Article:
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Working from home? Why you must stand up for yourself.

GUEST BLOG - RIC MOYLAN


Now despite my background coaching multiple World Champion professional boxers - I’m not encouraging you to pick a fight with your boss!! Or anybody else that matter.


However, right now (whether we like it or not) the landscape of our working environment for many of us has changed. Working from home is here, and it may be here to stay. For many of us there are some well received benefits of this such as reduced travel time and financial costs. But as Newton’s third law of motion states – ‘for every action there is a reaction’, and working from home does come with some down sides to your physical and mental health and well-being.

Within the world of physical therapy, there is a belief that “sitting is the new smoking”. Whilst to some that may be an extreme comparison, statistics show that prolonged periods of being sat down dramatically increases the chances of musculoskeletal disorders such as lower back pain (3) as well as perhaps more importantly increasing the chances of chronic ill health such as obesity, heart disease, cardiovascular disease and cancer (1). The lockdown and subsequent increase in our screen time usage has also been associated with poor sleep quality and depressive symptoms in a sizable number of population (2).

Now I do not want to appear, and this is certainly not all doom and gloom. We are all more than capable, and we can reverse these issues. We must create a daily routine to look after ourselves both physically and mentally, whilst improving our performance under the current circumstances:

Here are my top tips on how:

1 – Turbocharge your morning routine.

Be disciplined with the time you wake up each morning rather than reaching for the snooze button. Make this an absolute non-negotiable. But more than that, instead of reaching for the coffee start your day with a minimum of 0.5 – 1 litres of water. Once you have done this, move onto a light exercise routine including elements of both the gym and yoga style training, that stretches the tight areas of your body such as your lower back, and activates those muscles such as your glutes which may have relaxed during the night. After a nice shower, you will find you’re drinking coffee out of the love of the taste, rather than the necessity.

2 - Take high quality breaks

You must have clear breaks set aside in the diary for refreshments such as lunch, and you must stick to them as an absolute non-negotiable. Now whilst that may seem obvious, you must keep your boundaries clear within your mind. What you must also do is ‘break your state’. What I mean here is you must change your environment, and leave your desk to take your break. No sitting scrolling on social media, and certainly no eating at the desk. The desk is for working, and when a break is due then get up and leave it. Go outside for a walk, get some fresh air, and give your mind and body the reset it needs. Your performance will thank you for it.

3 - Get Moving

When the working day is finished (you should have a set finish time if possible), it’s crucial that you participate in some exercise. Alongside the costs of prolonged sitting mentioned earlier, many of us are suffering with poor posture and reduced range of motion, whilst aches and pains in areas such as our hips, neck and back are on the increase. Exercises such as bodyweight squats, lunges and the single leg glute bridge are crucial and must be performed on a daily basis to wake up your muscles and keep them working as they should be, thus reversing the effects of being seated.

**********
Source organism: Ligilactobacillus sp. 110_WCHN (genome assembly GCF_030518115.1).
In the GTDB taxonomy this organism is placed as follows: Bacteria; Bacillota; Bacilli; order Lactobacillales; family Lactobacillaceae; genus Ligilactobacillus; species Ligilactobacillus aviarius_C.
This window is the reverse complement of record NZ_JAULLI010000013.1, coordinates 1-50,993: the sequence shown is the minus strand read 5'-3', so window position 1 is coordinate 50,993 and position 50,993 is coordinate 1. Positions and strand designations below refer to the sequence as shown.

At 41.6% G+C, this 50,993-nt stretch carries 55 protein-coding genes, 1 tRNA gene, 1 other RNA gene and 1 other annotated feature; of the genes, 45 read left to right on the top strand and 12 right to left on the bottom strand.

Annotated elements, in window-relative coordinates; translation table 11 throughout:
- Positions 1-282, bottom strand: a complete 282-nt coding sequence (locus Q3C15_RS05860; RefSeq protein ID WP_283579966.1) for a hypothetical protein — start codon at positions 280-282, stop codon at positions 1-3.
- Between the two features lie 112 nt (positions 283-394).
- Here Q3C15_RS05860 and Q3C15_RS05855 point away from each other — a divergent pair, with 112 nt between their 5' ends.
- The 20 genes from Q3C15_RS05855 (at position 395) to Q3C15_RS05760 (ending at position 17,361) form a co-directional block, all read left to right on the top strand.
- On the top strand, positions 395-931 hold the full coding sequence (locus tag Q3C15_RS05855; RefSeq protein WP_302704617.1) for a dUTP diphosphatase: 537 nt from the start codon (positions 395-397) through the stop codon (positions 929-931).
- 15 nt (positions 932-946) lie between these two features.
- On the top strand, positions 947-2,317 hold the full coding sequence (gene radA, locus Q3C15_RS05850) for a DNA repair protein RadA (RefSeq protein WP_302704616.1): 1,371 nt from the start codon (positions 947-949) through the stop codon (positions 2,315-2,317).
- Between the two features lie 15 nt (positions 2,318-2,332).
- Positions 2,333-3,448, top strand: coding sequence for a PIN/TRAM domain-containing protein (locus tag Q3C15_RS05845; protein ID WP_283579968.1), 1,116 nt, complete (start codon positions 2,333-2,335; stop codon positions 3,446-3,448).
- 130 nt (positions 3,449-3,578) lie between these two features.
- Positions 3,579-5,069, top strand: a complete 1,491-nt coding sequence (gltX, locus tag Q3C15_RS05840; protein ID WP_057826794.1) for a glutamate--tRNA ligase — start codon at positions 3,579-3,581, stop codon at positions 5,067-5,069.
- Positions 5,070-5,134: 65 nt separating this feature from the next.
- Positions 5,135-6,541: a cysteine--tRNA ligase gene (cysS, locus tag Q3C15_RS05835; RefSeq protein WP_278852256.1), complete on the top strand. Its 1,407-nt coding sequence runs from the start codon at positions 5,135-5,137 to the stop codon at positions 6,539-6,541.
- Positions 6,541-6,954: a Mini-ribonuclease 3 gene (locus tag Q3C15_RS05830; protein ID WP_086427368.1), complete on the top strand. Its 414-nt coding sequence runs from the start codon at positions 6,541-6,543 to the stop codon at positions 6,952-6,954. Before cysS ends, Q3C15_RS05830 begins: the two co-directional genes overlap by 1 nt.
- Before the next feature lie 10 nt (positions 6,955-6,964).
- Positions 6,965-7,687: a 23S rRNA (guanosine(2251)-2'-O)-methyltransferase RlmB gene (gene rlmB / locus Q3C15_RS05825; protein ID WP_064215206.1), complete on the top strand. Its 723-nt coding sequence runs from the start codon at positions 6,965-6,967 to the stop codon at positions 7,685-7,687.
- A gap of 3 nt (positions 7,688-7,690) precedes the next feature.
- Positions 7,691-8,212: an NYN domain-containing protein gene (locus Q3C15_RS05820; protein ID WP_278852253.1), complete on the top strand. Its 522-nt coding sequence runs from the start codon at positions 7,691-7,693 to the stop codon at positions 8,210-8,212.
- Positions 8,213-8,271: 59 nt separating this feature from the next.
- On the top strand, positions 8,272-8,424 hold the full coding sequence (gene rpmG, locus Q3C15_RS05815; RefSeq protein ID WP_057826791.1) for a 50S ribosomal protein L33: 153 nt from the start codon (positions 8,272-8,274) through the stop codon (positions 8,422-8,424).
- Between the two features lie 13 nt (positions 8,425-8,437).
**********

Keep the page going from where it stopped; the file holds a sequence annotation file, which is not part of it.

It’s also crucial that you elevate your heart rate by jogging, or going for a walk. Set yourself the target of 10,000 steps per day, and just like a deadline within your work, again commit to it and make it an absolute non-negotiable. Hold yourself accountable to this by writing down your scores and times each day.

4 - Be Kind To Yourself

Remember that whilst being labelled as “the new normal”, there are many things in your current lives which are actually far from normal. It’s really important that you monitor your self talk, and praise yourself for adapting, keeping going, making changes, and for the things you have achieved each day rather than focusing on what you haven’t. I’d like you to remember a key message I say to all of my coaching clients:-

“Motivation is disloyal”

What I mean is that on any given day, motivation can come and go. You will not always feel optimum, or at your peak all of the time, and whilst trying your best to “power on” you must also not be too hard on yourself. Remember that we are all doing our best in these challenging times. Be kind to yourself and each other, focus on what you can control, and remember to move away from your desk and stand up for yourself.

About the guest author:

Ric Moylan is a multiple World Champion Performance Coach, Public Speaker, and founder of Charity Boxing Nights. To hire Ric for your team, or for more information he can be contacted on all social media platforms (@ricmoylan) or you can visit his website at www.ricmoylan.co.uk



1. Daneshmandi H, Choobineh A, Ghaem H, and Karimi M. Adverse effects of prolonged sitting behavior on the general health of office workers. Journal of lifestyle medicine 7: 69, 2017.

2. Gupta R, Grover S, Basu A, Krishnan V, Tripathi A, Subramanyam A, Nischal A, Hussain A, Mehra A, and Ambekar A. Changes in sleep pattern and sleep quality during COVID-19 lockdown. Indian Journal of Psychiatry 62: 370, 2020.

3. Nourbakhsh MR, Moussavi SJ, and Salavati M. Effects of lifestyle and work-related physical activity on the degree of lumbar lordosis and chronic low back pain in a Middle East population. Clinical Spine Surgery 14: 283-292, 2001.

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